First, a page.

Location: Cyprus is situated in the corner of the eastern Mediterranean Sea at the crossroads of three continents – Europe, Asia and Africa. It covers an area of 9251 sq.km and has a pleasant Mediterranean climate.
Population: The population of Cyprus is approximately 1,191,752 according to the latest 2018 United Nations estimates.
Language: Greek and English are the official languages. English is spoken by most of the population and is widely used in commercial and governmental sectors.
Political Structure: Cyprus became an independent republic in 1960.
Accession to the European Union: Cyprus became a full member of the European Union on 1st May 2004.
Economy and Infrastructure: The island has excellent telecommunications, air and port connections. There are two international airports in Larnaca and Paphos, whereas the major port facilities are those of Limassol and Larnaca. Excellent banking facilities are also available with a number of onshore banks, offshore banking units and specialised financial institutions operating on the island.
Fiscal Advantages: Under the current tax legislation, Cyprus has one of the lowest tax regimes in Europe and its role as an international financial centre is greatly enhanced. Cyprus clearly stands as a prestigious tax-incentive EU country and is free from suspicions usually associated with “tax havens” which have zero tax.
Legal System: The Cyprus legal system is fundamentally based on English Law and practice which Cyprus inherited from the UK as a result of the British Colonial rule of Cyprus through to 1960.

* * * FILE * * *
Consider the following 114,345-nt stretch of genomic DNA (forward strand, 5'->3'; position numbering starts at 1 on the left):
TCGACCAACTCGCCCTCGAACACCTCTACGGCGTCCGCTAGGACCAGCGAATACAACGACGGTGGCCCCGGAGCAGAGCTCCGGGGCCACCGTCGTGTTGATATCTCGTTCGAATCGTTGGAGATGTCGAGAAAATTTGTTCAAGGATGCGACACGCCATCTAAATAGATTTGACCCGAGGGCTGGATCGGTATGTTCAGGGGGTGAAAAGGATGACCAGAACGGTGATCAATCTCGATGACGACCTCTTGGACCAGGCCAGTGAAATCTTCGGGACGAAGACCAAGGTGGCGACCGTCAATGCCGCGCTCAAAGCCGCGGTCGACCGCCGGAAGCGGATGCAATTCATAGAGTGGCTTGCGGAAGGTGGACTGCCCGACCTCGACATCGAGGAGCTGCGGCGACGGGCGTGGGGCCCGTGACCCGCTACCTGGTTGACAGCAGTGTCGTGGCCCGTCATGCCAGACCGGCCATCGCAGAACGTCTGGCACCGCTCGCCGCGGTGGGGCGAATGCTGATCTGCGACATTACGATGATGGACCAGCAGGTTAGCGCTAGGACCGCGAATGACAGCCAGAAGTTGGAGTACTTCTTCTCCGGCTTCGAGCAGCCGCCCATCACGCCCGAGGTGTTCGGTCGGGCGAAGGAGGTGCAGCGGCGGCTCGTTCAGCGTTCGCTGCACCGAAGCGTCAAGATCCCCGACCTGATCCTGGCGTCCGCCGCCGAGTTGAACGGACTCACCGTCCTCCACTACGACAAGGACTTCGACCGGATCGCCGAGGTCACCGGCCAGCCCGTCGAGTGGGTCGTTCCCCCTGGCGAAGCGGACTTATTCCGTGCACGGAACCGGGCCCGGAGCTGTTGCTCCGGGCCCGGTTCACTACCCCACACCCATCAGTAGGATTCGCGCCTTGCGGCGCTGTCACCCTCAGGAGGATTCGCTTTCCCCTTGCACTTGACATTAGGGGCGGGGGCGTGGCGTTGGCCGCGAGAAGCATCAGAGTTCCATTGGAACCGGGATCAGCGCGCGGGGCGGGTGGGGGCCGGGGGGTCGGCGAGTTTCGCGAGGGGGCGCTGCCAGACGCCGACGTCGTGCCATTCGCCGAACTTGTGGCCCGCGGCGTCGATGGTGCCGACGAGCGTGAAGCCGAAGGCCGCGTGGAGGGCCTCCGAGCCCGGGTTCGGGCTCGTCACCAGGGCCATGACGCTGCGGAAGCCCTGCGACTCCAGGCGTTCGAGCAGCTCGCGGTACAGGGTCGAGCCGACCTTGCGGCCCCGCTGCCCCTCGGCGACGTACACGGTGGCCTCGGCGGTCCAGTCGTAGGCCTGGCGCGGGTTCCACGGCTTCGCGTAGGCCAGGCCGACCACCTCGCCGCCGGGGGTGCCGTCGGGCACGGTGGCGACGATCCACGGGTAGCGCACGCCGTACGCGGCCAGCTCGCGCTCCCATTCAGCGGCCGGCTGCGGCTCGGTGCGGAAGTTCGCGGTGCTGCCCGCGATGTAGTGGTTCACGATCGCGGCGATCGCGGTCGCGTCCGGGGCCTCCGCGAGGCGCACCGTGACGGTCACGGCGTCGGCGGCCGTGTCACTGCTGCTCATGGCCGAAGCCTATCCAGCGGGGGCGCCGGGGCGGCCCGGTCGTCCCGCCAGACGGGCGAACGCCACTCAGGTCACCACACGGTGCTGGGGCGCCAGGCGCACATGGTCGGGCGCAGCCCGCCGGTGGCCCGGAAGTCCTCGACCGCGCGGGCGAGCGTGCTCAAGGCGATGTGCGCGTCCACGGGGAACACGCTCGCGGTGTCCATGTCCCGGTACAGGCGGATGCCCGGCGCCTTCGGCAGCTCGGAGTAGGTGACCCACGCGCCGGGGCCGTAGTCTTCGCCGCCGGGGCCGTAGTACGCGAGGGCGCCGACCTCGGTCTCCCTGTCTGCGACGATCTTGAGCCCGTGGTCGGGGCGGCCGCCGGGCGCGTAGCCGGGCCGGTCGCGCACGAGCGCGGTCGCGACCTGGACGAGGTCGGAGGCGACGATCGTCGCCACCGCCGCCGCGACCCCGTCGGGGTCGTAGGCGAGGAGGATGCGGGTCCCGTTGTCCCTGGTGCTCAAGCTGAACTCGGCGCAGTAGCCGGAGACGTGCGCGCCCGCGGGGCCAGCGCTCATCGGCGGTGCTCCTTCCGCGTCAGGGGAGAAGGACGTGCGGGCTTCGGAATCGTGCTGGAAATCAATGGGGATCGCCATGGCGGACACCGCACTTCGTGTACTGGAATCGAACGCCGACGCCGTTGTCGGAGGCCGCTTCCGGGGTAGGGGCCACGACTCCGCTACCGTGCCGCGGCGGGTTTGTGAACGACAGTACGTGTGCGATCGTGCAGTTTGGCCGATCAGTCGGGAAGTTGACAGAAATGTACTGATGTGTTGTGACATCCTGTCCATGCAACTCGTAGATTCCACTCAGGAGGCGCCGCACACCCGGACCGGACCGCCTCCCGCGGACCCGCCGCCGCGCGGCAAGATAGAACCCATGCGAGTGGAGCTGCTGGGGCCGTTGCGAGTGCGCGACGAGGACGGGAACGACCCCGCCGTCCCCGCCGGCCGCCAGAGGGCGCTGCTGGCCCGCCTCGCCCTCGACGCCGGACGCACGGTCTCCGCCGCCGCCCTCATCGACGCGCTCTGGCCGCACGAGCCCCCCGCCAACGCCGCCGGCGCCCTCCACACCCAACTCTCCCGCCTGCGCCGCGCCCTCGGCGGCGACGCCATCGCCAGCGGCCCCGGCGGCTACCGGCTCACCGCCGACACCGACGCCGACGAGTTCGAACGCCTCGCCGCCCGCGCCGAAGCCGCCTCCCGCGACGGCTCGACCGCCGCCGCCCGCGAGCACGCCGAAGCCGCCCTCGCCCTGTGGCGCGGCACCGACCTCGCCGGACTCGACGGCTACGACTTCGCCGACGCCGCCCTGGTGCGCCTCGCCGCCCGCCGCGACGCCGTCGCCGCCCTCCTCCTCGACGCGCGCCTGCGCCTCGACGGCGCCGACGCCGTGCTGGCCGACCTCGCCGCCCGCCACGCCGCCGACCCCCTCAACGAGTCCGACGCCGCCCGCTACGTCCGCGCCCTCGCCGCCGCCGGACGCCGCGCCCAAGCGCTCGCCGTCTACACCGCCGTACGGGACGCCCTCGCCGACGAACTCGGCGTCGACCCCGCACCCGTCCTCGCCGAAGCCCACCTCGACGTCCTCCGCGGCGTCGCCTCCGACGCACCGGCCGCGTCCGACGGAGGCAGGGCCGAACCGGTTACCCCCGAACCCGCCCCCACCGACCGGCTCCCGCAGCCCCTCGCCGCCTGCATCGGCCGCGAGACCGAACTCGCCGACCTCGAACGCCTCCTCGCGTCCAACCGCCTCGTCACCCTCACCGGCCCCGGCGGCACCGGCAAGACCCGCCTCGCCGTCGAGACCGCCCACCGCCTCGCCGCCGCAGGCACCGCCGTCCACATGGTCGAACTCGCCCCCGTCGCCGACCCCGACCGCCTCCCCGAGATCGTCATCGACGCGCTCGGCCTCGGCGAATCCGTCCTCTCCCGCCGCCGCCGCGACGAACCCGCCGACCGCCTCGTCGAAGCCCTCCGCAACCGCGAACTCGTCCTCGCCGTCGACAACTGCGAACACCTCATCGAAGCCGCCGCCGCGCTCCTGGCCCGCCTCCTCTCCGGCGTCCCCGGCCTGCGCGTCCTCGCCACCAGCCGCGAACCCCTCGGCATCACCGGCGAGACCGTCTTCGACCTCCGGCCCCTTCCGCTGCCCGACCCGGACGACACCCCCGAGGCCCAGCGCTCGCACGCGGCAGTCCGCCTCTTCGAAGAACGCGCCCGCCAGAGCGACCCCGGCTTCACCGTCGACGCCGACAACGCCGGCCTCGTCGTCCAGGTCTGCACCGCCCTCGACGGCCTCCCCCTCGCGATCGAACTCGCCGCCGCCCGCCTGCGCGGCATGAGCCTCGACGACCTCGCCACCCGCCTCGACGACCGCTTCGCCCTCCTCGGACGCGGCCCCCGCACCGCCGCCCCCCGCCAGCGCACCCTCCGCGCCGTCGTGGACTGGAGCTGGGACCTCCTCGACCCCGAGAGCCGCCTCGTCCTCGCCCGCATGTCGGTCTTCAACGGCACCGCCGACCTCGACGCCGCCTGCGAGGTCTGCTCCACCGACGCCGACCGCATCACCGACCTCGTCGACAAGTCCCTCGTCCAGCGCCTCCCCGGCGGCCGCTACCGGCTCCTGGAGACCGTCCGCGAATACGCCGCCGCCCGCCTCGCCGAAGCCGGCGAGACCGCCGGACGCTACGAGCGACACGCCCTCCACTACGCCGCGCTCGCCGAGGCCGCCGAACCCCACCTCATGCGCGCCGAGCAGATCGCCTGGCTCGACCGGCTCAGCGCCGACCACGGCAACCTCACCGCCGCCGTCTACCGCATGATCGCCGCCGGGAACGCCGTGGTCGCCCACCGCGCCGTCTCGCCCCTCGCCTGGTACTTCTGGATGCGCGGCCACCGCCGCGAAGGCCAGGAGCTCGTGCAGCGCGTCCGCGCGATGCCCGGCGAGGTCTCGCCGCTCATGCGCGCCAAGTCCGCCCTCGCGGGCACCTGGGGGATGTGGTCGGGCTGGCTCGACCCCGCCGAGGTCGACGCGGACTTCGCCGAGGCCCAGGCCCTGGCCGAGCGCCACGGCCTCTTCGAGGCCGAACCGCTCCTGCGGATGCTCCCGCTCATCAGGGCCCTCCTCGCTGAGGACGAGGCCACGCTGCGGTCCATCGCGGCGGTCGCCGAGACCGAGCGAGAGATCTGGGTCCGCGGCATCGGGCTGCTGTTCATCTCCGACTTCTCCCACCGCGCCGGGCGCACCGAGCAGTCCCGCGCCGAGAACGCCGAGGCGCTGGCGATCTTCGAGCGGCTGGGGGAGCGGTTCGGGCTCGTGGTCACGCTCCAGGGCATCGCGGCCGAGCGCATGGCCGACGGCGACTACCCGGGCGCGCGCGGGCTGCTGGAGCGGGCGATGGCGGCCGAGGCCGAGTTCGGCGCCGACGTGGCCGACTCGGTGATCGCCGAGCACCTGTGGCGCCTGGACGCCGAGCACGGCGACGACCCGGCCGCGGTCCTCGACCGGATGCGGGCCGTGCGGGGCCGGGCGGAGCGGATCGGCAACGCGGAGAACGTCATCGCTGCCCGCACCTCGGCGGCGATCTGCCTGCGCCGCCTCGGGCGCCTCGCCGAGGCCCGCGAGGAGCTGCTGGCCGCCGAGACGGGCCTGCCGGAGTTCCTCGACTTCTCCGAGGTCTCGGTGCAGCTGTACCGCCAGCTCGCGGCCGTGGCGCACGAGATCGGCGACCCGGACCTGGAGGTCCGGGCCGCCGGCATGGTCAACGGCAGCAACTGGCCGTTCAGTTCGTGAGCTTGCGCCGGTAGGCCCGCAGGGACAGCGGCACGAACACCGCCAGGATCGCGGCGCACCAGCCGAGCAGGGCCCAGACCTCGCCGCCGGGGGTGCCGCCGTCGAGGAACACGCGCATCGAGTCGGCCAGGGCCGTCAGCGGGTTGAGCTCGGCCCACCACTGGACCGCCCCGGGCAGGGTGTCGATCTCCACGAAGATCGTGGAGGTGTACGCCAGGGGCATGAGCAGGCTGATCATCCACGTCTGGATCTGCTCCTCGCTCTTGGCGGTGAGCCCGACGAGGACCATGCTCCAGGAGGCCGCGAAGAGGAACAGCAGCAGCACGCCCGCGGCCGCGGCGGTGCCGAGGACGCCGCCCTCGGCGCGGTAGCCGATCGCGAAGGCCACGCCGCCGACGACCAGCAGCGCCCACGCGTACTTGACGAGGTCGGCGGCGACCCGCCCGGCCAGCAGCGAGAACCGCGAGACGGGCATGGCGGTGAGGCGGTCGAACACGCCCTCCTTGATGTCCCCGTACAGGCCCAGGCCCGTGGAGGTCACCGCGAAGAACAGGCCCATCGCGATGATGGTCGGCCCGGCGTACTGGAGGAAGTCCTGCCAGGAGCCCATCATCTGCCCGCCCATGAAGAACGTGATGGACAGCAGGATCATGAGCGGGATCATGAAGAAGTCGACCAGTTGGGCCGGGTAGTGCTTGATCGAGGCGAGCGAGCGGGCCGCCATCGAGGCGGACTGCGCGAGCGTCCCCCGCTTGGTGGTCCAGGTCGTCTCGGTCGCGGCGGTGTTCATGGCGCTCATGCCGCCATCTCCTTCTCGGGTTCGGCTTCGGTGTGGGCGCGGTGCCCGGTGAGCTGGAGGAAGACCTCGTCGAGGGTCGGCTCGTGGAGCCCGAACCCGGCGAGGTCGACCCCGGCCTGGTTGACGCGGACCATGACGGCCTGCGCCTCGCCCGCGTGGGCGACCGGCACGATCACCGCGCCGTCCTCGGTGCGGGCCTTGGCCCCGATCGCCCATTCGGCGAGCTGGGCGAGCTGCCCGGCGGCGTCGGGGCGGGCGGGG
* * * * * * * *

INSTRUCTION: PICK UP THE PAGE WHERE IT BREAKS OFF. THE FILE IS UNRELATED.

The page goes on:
Currency: Since 1st January 2008, the Republic of Cyprus as a member of the European Monetary Union, introduced the Euro as its official currency, replacing the Cyprus Pound (£1CYP = 0.575284 EURO).
Cyprus is a member of the European Community, a member of the United Nations, the Commonwealth, the World Bank and the International Monetary Fund.
Cyprus is a long established reputable International Financial Centre, having one of the lowest tax rates (12,5%) in the EU.
Tax costs play a significant role in investment decisions. Investors aim in maximising after-tax return on investments; therefore investment structures which have the least tax leakage are preferred by investors and are recommended by advisors.
As such, a Cypriot company can be utilised in structures exploiting local tax legislation and can collect income which is taxed at lower rates. Withholding tax is eliminated or reduced under double tax treaties or under EU directives. The income can then be repatriated in any form the investor wishes without withholding tax.
A Cypriot company is suitable for both EU inbound and outbound investments. There are no investment activities which are inappropriate for the Cypriot tax environment. However, there are investment activities which are indeed ideally suited to the Cypriot tax environment such as:
Our firm is capable of dealing with all the day-to-day activities of any company.
The list of countries with which Cyprus maintains Double Tax Treaties (DTTs) currently stands at over 60 which is a significant number for such a small island as Cyprus.
The following countries are among those which have double-tax treaties with Cyprus, although not all are in effect at the time of writing:
Armenia, Austria, Bahrain, Barbados, Belarus, Belgium, Bulgaria, Canada, China (PRC), Czech Republic, Denmark, Egypt, Estonia, Finland, France, Georgia, Germany, Greece, Guernsey, Hungary, Iceland, India, Iran, Ireland, Italy, Jersey, Kuwait, Kyrgyzstan, Latvia, Lebanon, Lithuania, Luxembourg, Malta, Mauritius, Moldova, Montenegro, Norway, Poland, Portugal, Qatar, Romania, Russia, San Marino, Saudi Arabia, Serbia, Seychelles, Singapore, Slovakia, Slovenia, South Africa, Spain, Sweden, Switzerland, Syria, Tajikistan, Thailand, Ukraine, UAE, UK, USA, Uzbekistan.